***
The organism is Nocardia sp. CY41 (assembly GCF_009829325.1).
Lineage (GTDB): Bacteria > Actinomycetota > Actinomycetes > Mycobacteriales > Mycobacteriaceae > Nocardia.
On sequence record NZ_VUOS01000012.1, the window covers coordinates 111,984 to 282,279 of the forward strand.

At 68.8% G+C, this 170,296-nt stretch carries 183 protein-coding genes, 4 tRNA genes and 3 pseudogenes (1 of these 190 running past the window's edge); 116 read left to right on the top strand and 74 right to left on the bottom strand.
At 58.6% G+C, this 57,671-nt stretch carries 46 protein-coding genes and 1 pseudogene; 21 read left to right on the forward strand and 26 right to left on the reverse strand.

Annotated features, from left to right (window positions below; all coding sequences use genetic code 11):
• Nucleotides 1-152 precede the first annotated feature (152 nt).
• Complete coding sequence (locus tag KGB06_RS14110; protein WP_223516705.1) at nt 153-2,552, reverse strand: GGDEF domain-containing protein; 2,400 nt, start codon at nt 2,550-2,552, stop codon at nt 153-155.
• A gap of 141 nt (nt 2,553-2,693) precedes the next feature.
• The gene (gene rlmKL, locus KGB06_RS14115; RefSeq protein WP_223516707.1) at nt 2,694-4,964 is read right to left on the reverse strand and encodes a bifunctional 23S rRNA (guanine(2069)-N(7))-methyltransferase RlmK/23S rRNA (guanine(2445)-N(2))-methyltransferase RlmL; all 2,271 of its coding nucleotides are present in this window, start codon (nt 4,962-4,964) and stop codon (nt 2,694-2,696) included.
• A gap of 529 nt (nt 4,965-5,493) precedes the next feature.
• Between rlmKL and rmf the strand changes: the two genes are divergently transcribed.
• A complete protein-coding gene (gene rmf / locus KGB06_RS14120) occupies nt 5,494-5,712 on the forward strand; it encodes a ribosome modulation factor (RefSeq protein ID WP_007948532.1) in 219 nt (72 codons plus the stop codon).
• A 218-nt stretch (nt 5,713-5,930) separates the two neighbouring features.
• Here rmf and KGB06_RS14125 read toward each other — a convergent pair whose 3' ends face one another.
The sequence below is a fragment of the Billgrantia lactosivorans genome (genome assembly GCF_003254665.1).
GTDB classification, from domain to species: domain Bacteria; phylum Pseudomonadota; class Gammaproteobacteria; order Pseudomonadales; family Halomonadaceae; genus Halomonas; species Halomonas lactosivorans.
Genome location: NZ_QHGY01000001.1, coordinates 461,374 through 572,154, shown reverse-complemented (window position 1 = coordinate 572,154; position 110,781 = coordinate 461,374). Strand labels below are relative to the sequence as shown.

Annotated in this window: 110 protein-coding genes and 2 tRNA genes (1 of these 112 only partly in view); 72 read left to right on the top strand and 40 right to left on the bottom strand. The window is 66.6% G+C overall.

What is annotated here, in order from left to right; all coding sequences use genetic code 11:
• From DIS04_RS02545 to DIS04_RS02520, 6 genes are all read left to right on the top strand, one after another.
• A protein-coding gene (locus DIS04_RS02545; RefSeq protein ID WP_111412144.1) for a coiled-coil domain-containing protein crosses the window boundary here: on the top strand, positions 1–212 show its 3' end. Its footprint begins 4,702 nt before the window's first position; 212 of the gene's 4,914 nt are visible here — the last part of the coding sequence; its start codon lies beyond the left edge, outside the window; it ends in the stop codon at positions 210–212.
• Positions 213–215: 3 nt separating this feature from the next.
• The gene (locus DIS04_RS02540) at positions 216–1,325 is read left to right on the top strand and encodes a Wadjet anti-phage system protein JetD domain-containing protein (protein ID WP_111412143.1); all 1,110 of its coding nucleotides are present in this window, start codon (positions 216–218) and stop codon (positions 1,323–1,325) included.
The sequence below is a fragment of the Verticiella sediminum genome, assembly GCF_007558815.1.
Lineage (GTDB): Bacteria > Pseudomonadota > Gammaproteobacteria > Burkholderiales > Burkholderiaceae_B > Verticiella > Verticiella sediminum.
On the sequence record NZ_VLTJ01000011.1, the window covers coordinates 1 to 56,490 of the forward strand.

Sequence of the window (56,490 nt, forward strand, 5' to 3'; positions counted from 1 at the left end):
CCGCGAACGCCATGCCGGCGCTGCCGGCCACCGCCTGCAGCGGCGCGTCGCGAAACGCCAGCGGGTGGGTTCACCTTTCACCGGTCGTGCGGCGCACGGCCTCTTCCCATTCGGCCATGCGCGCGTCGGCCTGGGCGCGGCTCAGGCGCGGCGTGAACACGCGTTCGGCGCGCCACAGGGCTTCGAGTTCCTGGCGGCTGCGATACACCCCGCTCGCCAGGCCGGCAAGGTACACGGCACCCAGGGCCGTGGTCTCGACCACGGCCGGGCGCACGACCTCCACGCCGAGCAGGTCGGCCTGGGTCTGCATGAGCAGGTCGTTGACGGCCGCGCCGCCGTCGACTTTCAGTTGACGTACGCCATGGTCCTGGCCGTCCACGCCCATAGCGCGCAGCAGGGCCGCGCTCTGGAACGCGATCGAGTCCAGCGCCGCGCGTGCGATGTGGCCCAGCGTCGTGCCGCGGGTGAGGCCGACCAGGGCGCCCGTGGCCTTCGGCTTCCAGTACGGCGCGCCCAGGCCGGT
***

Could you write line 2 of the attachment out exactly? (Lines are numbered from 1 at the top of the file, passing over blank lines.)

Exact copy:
Lineage (GTDB): Bacteria > Actinomycetota > Actinomycetes > Mycobacteriales > Mycobacteriaceae > Nocardia.